Day 16 Byrness to Auchope Mountain Refuge Hut
29.6km, 1106 metres ascent, 9 hours 40 minutes
|The Cheviots: great walking country|
For those not too au fait (notice my linguistic skills there?) with the Pennine Way, the final stretch from Byrness to Kirk Yetholm can be somewhat problematic. It’s about 40km with a fair amount of climbing both up and along the Cheviots. Only very strong walkers can do it in a single day, but there is no settlement or accommodation along this high level section. If backpacking with a tent you are at an advantage here, although finding water can be an issue if it is warm and conditions are dry. Those without a tent have to drop down off the route and normally then need a lift to accommodation some distance away. John is more than capable of doing this section of the route in a long, single day. For me, though, this would have been completely out of the question, so we had planned two moderately short days of about 20km each, camping near the summit of Windy Gyle, the mid-point. As it happens this is not how things panned out.
|Looking back after the climb through the forest|
There was another package for Danielle pinned to a fence. We could see it contained a tube of Voltarol painkilling gel (this may actually have been spotted the day before – I’ve lost track). Soon after, at Chew Green Roman Camp, we dropped down from the route to the stream at the road head to take on water. It would be the last source until we were almost in Kirk Yetholm, over 25 hours away. And so an awful lot was needed with another 33km of walking and an overnight stop with dinner and breakfast to cook. Thus, I was to be burdened with another 4 litres and an extra 4kg to carry, with my camel like companion taking on slightly less. In fact, I would have liked rather more than this, as the day was getting warmer and I knew I would need to conserve what I had and would risk dehydration.
It had become apparent early on that our original plan of camping at Windy Gyle was not on. We would get there far too early, not least because we had left Byrness at 7.10 that morning. Furthermore, stopping at Windy Gyle would mean a much later arrival into Kirk Yetholm on the morrow (I really should have been born in Georgian times) which would make getting thither (see what I mean) in time to catch public transport home problematic. As it was we were at the top of Windy Gyle by 2.00 in the afternoon and so we pressed on. We thought that we might find somewhere nearer The Cheviot to camp, and I was hoping that I would feel fit enough to get beyond Auchope Cairn to the ‘second’ mountain refuge hut. This would mean a short final day and so an early finish.
|Shelter cairn by the summit of Windy Gyle: A nice camp spot in calm conditions|
|The summit of Windy Gyle|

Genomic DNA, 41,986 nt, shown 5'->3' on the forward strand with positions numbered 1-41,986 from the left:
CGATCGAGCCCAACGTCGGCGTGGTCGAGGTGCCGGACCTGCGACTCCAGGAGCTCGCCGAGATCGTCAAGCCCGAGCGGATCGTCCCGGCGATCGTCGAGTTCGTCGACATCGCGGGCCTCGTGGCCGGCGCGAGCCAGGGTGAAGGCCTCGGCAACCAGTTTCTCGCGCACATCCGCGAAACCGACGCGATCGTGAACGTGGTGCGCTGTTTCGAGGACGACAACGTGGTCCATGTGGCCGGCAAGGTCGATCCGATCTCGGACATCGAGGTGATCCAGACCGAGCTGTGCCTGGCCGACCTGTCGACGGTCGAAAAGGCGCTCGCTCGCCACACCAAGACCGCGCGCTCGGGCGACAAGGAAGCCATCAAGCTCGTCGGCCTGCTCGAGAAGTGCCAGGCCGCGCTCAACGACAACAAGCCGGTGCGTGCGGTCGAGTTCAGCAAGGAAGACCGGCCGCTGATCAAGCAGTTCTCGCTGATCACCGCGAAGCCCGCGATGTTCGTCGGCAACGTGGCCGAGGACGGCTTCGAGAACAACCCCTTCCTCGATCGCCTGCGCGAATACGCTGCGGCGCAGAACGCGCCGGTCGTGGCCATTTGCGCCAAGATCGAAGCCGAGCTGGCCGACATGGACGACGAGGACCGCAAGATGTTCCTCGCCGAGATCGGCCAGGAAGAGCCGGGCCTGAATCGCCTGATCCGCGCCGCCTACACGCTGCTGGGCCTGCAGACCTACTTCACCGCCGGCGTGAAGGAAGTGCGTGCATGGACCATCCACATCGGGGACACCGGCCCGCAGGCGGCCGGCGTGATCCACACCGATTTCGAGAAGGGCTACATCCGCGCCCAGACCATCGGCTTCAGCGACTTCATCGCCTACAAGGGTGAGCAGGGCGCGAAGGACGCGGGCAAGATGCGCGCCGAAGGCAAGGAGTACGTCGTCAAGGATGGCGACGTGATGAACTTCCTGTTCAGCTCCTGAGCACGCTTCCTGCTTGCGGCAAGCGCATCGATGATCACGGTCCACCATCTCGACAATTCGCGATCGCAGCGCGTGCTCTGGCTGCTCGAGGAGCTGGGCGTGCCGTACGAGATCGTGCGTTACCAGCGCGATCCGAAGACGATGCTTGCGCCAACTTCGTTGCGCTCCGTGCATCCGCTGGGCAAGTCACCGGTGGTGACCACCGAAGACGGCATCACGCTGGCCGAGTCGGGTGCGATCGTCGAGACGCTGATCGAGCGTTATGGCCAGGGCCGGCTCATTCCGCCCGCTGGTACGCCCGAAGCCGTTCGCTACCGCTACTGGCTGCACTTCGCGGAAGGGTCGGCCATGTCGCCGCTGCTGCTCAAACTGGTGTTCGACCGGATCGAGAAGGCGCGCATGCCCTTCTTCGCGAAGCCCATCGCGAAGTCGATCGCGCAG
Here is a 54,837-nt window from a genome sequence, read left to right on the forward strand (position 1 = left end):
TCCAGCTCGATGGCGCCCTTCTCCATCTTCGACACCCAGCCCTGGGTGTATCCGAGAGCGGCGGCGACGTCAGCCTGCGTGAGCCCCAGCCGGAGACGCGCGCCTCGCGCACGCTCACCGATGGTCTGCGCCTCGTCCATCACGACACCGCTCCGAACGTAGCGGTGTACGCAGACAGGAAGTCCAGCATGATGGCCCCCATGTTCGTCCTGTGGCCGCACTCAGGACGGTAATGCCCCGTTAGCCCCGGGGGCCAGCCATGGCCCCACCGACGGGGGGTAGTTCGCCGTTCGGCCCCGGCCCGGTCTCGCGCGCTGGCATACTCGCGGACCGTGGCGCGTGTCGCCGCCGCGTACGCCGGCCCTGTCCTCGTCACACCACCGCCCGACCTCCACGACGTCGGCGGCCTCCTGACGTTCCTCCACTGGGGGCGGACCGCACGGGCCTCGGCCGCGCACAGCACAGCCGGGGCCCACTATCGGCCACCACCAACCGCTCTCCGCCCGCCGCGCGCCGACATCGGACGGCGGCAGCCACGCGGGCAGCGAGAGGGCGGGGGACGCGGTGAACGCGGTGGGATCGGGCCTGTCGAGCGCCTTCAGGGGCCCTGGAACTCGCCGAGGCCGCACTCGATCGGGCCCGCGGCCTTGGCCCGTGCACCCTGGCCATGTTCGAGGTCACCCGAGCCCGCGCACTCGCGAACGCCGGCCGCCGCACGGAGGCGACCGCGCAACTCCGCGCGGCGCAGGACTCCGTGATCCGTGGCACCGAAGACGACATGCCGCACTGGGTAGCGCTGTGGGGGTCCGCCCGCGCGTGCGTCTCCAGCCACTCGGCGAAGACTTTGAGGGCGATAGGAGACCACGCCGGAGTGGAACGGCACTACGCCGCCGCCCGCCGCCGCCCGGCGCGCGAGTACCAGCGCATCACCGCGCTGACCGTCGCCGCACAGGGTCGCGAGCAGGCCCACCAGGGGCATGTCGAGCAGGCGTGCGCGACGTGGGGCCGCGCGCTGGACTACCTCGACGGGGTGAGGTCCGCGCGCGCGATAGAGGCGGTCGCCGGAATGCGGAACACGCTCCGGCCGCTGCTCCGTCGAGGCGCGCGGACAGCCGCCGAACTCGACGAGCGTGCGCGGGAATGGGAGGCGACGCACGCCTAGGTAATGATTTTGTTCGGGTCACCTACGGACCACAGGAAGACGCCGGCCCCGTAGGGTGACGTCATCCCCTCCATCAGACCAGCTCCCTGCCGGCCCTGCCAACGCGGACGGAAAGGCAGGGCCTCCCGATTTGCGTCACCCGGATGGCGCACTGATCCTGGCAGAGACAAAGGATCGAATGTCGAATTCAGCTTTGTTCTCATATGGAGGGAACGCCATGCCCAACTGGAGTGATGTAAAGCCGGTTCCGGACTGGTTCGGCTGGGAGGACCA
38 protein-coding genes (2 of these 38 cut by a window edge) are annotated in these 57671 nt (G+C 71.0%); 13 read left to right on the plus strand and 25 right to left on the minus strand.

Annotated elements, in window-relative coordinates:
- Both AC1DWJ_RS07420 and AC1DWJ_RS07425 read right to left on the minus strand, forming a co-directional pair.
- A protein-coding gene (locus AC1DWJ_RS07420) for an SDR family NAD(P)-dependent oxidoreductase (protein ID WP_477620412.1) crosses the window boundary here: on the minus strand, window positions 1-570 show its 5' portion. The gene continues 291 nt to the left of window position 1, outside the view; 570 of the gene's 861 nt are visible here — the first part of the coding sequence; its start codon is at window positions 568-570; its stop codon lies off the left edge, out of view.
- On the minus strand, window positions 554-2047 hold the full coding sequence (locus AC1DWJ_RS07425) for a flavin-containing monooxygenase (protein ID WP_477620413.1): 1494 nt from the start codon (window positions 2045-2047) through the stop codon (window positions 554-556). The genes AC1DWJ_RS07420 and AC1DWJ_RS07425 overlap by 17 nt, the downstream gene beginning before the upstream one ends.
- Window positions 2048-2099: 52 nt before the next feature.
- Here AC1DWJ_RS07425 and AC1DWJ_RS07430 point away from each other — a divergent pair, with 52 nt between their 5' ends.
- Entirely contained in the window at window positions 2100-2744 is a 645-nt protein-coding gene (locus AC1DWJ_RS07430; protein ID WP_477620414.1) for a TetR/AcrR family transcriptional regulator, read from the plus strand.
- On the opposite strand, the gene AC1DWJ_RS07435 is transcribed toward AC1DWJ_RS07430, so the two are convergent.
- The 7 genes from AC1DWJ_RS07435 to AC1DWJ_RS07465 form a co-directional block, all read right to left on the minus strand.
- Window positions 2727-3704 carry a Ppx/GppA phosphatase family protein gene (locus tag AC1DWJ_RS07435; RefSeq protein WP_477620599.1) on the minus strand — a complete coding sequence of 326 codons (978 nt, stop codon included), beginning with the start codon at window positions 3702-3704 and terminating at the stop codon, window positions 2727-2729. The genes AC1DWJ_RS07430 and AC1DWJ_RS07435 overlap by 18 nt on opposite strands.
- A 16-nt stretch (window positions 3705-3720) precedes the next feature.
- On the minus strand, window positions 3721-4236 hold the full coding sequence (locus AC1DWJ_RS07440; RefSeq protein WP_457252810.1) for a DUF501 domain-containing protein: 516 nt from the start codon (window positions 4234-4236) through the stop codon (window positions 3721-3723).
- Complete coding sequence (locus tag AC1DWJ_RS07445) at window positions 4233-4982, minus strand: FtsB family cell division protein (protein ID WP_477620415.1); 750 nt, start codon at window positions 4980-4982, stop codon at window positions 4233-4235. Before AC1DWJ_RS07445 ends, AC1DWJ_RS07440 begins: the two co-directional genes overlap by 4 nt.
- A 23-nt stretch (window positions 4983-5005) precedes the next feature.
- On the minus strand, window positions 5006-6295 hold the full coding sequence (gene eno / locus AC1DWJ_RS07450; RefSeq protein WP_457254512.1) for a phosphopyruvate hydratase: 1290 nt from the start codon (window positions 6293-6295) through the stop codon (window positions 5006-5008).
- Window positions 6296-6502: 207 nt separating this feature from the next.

The walking really was splendid, but by mid-afternoon I knew I was not drinking enough as I was trying to eke out my supply. I was also tired and getting slower and slower. John had every intention, and rightly so, of taking the spur to the top of The Cheviot; I knew that was beyond my physical abilities if we were to get to the mountain refuge to camp. Thus, after King’s Seat John went off ahead to climb The Cheviot, whilst I plodded on, increasingly slowly, up the steepish climb to Auchope Cairn and the even steeper drop down to the mountain refuge. John arrived there fifteen minutes or so after me, having walked at least a couple of miles further. It had been a fabulous walk but a pretty tough old day and I was feeling it.
|Looking to the Mountain Refuge Hut just to the left of centre in the mid-distance, (from the steep drop off Auchope Cairn)|
|The Auchope Mountain Refuge|
|Our last camp of the trip. Super spot|
|Self-timed selfie: our final evening|
The three of us sat in the refuge and had a brief chat, learning that the packages we had seen with her name on had been left for her by another through hiker she knew and whom (I'm back to the Georgian stuff, as nobody seems to use this fine word any longer) we had met several days before on both Great Shunner Fell and at Tan Hill. During this conversation I started to make my desperately needed first brew, my stove set up on the bench in the hut. On my last legs with fatigue and thirst, I went to take my pot of boiling water off the stove and knocked the whole lot over onto the floor. A mugful of precious water wasted. My language was choice; really very choice. I apologised to John and Danielle whilst also just about avoiding bursting into tears of frustration and anger, but it was a close run thing.
Danielle offered us Jaffa Cakes. That was a different linky thing. Happy now? She explained that this was the only food she had with her. She had ditched everything else several day’s earlier to reduce the weight she was carrying. I think she had also abandoned her stove and pot. I may have misunderstood, but she seemed to be living off food handouts from people she was meeting en-route (I must stop lapsing into French in these posts). John and I were both carrying too much food so I offered her some cereal bars and John dug out a spare main meal. She then said she was very dehydrated as she had also decided not to carry water and didn't even have a water bottle, also to save weight, and she hadn’t drunk anything for several hours.
I guessed what was coming a minute or so before it happened.
“I don’t suppose you could spare me some water?” she asked.